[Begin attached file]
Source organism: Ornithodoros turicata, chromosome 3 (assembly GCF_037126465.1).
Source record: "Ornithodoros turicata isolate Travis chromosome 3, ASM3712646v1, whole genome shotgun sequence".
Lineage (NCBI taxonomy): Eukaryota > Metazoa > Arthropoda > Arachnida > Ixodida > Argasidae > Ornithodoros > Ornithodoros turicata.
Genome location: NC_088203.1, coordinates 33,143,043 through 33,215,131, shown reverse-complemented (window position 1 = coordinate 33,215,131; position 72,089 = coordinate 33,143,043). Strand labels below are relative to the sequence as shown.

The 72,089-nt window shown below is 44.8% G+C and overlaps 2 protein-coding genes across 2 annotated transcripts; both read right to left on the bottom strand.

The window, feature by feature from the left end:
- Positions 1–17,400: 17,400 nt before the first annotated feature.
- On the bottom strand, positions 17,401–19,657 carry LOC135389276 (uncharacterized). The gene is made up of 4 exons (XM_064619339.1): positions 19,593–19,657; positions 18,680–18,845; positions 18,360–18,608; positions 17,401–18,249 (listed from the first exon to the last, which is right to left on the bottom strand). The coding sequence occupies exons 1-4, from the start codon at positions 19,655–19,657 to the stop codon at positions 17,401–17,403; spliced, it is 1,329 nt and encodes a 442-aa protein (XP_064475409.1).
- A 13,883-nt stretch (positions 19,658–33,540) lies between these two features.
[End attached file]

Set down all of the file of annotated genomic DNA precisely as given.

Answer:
Source organism: Ornithodoros turicata, chromosome 3 (assembly GCF_037126465.1).
Source record: "Ornithodoros turicata isolate Travis chromosome 3, ASM3712646v1, whole genome shotgun sequence".
Lineage (NCBI taxonomy): Eukaryota > Metazoa > Arthropoda > Arachnida > Ixodida > Argasidae > Ornithodoros > Ornithodoros turicata.
Genome location: NC_088203.1, coordinates 33,143,043 through 33,215,131, shown reverse-complemented (window position 1 = coordinate 33,215,131; position 72,089 = coordinate 33,143,043). Strand labels below are relative to the sequence as shown.

The 72,089-nt window shown below is 44.8% G+C and overlaps 2 protein-coding genes across 2 annotated transcripts; both read right to left on the bottom strand.

The window, feature by feature from the left end:
- Positions 1–17,400: 17,400 nt before the first annotated feature.
- On the bottom strand, positions 17,401–19,657 carry LOC135389276 (uncharacterized). The gene is made up of 4 exons (XM_064619339.1): positions 19,593–19,657; positions 18,680–18,845; positions 18,360–18,608; positions 17,401–18,249 (listed from the first exon to the last, which is right to left on the bottom strand). The coding sequence occupies exons 1-4, from the start codon at positions 19,655–19,657 to the stop codon at positions 17,401–17,403; spliced, it is 1,329 nt and encodes a 442-aa protein (XP_064475409.1).
- A 13,883-nt stretch (positions 19,658–33,540) lies between these two features.